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As Core PCR Patents Expire March 28, Stratagene Crafts Molecular Dx Strategy

Stratagene CEO Joe Sorge circled the date — March 28, 2005 — in the company's fourth-quarter conference call last week.

"This will mark the beginning of an opportunity for us to move into the molecular diagnostics market," Sorge said.

Why March 28? On that date, Roche's core PCR patents will expire, and Sorge, like others in the molecular biology tools market, is preparing to be freed from the patent barriers that kept his company from using the technology more broadly.

Will it be a gold rush? Or, will it just be like entering a suburban gated housing development, with all the good lots already sold? Time will tell.

For Stratagene, the expiration of the patents will initially mean it will no longer have to pay some $400,000 a quarter in royalties. This savings, which will appear in the company's second-quarter earnings this summer, equates to roughly 2 percent of the $22.8 million in revenues Stratagene generated in the fourth quarter 2004.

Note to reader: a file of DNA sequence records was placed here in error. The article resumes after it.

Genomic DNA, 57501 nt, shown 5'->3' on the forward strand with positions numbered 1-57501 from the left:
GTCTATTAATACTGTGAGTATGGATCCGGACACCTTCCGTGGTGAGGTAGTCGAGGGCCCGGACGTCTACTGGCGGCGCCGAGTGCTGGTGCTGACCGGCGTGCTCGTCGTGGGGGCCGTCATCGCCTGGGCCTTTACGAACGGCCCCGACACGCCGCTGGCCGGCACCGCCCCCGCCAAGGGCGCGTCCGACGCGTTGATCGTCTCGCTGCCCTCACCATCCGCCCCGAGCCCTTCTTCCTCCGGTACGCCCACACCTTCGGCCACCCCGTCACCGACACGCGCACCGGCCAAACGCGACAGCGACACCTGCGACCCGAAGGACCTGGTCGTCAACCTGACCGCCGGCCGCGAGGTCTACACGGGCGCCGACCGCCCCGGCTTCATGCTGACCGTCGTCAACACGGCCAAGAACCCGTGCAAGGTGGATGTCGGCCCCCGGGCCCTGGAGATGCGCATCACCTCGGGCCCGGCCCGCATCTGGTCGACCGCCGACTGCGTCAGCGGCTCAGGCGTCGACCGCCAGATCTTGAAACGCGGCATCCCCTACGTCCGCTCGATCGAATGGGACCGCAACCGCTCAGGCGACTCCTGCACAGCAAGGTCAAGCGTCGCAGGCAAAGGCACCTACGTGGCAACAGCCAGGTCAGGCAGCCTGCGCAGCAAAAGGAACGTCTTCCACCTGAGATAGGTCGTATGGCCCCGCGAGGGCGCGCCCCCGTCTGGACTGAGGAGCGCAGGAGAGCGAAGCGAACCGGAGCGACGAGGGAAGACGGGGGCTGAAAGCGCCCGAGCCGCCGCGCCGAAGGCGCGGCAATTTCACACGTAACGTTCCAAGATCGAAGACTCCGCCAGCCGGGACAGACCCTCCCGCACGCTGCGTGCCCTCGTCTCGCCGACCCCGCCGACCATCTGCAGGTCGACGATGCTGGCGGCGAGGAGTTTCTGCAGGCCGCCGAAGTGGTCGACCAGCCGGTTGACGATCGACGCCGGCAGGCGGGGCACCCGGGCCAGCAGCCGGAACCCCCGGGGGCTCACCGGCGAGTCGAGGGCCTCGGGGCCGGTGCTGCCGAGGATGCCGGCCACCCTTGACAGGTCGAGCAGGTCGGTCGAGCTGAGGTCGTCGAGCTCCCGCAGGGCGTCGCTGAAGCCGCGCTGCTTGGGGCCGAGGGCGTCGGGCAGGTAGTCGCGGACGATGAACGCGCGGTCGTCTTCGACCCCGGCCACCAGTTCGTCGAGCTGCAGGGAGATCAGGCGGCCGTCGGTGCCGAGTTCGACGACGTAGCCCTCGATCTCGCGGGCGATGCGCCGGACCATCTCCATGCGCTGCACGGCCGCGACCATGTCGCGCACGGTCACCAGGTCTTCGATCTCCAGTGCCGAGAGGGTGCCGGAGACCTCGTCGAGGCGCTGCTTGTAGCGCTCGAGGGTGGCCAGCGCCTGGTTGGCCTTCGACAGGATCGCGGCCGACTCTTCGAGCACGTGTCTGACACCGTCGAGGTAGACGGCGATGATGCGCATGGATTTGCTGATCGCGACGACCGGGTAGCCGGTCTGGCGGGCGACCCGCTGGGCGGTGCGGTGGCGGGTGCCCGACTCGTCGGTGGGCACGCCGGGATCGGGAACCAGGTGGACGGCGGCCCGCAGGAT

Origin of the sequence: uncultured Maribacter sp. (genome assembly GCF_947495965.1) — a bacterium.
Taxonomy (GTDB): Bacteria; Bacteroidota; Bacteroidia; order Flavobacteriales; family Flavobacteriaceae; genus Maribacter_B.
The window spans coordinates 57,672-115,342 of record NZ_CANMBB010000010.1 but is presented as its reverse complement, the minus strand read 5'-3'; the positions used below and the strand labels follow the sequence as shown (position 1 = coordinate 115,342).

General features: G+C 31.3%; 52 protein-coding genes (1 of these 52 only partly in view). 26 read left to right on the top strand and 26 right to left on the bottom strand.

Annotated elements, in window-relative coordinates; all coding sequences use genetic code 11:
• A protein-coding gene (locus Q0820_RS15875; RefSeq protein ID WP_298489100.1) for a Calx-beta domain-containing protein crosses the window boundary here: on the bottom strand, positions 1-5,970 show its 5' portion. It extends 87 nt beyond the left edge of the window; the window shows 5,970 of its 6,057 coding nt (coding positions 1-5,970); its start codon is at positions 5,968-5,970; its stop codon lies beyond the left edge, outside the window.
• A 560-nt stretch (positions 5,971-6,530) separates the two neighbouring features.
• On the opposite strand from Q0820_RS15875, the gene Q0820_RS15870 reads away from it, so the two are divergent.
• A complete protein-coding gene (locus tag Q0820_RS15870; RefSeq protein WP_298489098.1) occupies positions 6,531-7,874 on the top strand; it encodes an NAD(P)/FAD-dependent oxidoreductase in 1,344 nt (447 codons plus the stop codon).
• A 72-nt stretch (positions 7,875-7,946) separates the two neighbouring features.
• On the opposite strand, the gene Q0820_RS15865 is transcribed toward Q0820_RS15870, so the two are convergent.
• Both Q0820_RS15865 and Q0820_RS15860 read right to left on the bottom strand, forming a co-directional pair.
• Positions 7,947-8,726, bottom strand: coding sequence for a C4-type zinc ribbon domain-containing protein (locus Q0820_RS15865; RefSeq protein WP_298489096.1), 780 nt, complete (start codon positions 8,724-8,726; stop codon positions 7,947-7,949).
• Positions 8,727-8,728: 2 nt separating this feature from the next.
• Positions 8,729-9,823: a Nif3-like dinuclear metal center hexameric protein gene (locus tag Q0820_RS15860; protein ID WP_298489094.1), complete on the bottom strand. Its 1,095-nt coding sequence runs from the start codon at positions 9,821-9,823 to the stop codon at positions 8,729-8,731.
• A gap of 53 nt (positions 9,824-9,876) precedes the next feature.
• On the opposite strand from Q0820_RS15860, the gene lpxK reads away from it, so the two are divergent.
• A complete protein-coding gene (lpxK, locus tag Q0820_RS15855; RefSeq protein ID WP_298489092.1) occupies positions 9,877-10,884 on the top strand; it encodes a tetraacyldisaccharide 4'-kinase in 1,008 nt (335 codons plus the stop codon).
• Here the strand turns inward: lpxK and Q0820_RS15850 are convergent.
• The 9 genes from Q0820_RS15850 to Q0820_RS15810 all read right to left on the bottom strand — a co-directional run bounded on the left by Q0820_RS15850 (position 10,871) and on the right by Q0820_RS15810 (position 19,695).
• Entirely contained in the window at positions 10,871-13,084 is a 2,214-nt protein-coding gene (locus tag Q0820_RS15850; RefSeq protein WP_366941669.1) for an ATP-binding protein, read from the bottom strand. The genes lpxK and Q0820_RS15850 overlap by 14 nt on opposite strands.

Stratagene is also set to save an additional $150,000 in royalties beginning in the second quarter of 2006, Sorge said. European core PCR patents begin expiring next year.

Stratagene is one of the smaller companies in the BioCommerce Week index. It has a diversified product portfolio addressing life-sciences research and the clinical market with instruments, reagents, and software, which together are regarded as a key to competing in the emerging integrated molecular biology tools market. PCR will continue to play a significant role in this sector as it continues towards a convergence of the research and clinical markets and, long-term, into a systems-biology context to research and technology development.

Short-Term Prospects

In the short-term, the expiration of the PCR patents means a yearly savings of nearly $2 million to Stratagene — just on royalties no longer being paid. To be sure, that savings is not going directly to fatten up the company's bottom line.